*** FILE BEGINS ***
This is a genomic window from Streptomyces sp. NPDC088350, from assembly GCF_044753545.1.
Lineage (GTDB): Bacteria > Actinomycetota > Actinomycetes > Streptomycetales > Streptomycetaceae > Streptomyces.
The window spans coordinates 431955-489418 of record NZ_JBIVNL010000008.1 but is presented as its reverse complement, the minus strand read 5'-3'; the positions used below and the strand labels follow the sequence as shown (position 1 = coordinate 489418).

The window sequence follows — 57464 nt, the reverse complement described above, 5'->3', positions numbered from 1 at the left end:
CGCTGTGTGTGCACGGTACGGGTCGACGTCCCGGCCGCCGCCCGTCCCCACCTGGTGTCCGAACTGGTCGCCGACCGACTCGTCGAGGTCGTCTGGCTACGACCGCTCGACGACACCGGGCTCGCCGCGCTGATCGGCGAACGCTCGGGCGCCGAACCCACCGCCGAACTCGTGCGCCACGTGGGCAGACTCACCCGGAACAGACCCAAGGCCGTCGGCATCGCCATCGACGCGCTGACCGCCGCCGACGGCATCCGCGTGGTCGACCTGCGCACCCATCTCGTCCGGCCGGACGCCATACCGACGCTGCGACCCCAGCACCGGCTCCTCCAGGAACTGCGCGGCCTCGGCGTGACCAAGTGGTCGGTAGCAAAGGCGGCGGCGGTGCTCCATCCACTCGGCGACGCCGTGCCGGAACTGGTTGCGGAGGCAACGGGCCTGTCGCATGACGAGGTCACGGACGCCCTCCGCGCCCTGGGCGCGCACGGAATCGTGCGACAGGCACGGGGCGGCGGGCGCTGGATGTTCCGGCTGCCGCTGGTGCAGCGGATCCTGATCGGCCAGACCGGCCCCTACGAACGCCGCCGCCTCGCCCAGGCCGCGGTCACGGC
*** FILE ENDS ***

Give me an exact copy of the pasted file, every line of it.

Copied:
This is a genomic window from Streptomyces sp. NPDC088350, from assembly GCF_044753545.1.
Lineage (GTDB): Bacteria > Actinomycetota > Actinomycetes > Streptomycetales > Streptomycetaceae > Streptomyces.
The window spans coordinates 431955-489418 of record NZ_JBIVNL010000008.1 but is presented as its reverse complement, the minus strand read 5'-3'; the positions used below and the strand labels follow the sequence as shown (position 1 = coordinate 489418).

The window sequence follows — 57464 nt, the reverse complement described above, 5'->3', positions numbered from 1 at the left end:
CGCTGTGTGTGCACGGTACGGGTCGACGTCCCGGCCGCCGCCCGTCCCCACCTGGTGTCCGAACTGGTCGCCGACCGACTCGTCGAGGTCGTCTGGCTACGACCGCTCGACGACACCGGGCTCGCCGCGCTGATCGGCGAACGCTCGGGCGCCGAACCCACCGCCGAACTCGTGCGCCACGTGGGCAGACTCACCCGGAACAGACCCAAGGCCGTCGGCATCGCCATCGACGCGCTGACCGCCGCCGACGGCATCCGCGTGGTCGACCTGCGCACCCATCTCGTCCGGCCGGACGCCATACCGACGCTGCGACCCCAGCACCGGCTCCTCCAGGAACTGCGCGGCCTCGGCGTGACCAAGTGGTCGGTAGCAAAGGCGGCGGCGGTGCTCCATCCACTCGGCGACGCCGTGCCGGAACTGGTTGCGGAGGCAACGGGCCTGTCGCATGACGAGGTCACGGACGCCCTCCGCGCCCTGGGCGCGCACGGAATCGTGCGACAGGCACGGGGCGGCGGGCGCTGGATGTTCCGGCTGCCGCTGGTGCAGCGGATCCTGATCGGCCAGACCGGCCCCTACGAACGCCGCCGCCTCGCCCAGGCCGCGGTCACGGC